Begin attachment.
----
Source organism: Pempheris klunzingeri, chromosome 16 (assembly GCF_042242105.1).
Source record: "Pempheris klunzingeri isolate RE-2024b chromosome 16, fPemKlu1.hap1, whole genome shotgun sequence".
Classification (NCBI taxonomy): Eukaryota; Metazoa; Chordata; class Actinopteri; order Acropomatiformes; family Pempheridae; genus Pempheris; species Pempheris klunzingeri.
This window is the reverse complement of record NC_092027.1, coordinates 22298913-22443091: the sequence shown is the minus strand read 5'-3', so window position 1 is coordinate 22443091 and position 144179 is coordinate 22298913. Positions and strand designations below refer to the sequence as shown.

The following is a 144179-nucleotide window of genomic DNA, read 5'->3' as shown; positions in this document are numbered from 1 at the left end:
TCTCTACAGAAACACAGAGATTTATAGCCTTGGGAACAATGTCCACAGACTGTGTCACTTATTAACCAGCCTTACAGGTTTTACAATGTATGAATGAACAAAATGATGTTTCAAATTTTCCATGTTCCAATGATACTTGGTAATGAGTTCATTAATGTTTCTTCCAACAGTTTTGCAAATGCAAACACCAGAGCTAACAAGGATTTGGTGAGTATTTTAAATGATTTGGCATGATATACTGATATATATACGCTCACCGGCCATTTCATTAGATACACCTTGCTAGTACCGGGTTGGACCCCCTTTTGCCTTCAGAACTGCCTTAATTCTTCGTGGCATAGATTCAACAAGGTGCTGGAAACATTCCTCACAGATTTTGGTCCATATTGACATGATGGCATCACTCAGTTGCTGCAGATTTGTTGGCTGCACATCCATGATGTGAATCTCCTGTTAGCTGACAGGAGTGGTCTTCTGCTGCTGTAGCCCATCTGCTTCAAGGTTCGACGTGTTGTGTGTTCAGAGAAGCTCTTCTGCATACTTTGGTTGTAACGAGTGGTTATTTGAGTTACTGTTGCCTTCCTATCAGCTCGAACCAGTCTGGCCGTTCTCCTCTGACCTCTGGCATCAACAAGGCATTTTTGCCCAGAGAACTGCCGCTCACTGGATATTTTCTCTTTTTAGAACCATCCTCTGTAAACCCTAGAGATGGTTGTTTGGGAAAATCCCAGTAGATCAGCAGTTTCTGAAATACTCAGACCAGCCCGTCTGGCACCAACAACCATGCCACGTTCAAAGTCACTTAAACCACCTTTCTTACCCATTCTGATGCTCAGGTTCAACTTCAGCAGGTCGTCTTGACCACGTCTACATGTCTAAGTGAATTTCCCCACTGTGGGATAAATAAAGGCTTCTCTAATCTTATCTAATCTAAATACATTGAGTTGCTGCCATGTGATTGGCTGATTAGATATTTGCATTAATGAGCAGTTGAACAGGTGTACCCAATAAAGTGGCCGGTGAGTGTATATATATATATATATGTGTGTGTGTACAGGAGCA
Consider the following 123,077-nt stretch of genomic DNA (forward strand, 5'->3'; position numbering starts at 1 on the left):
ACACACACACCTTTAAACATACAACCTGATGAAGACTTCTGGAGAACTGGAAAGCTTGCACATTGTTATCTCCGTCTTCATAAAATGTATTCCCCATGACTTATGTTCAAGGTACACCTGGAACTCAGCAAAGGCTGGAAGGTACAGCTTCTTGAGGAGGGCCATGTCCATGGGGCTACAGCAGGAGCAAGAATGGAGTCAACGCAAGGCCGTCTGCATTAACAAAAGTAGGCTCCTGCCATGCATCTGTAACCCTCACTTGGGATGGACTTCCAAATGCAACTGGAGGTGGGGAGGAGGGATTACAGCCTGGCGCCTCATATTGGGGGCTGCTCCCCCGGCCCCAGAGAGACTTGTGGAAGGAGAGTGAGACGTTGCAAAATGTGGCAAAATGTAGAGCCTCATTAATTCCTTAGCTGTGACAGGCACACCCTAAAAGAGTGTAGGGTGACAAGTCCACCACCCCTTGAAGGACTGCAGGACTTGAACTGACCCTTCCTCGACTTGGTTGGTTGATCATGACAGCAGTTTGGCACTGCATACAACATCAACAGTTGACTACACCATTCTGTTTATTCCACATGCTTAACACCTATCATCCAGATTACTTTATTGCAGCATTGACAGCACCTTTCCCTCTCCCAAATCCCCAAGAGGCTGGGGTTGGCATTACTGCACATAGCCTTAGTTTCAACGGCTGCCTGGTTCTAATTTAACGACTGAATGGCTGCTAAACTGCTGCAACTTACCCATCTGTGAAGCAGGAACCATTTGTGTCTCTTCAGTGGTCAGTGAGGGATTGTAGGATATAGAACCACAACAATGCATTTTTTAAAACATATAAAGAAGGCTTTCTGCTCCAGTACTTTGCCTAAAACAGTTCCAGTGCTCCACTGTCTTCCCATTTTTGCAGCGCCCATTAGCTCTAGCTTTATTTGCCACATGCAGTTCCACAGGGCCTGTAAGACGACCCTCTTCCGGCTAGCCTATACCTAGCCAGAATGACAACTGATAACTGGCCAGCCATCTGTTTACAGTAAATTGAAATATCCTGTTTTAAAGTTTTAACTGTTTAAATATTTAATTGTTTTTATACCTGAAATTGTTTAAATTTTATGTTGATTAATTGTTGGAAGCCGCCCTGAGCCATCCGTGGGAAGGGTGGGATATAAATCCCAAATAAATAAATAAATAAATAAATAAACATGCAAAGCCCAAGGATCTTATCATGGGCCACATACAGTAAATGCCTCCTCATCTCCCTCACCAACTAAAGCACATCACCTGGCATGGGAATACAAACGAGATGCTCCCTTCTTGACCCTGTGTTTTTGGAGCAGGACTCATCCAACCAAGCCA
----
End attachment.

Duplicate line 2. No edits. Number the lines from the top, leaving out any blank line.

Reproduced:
Source record: "Pempheris klunzingeri isolate RE-2024b chromosome 16, fPemKlu1.hap1, whole genome shotgun sequence".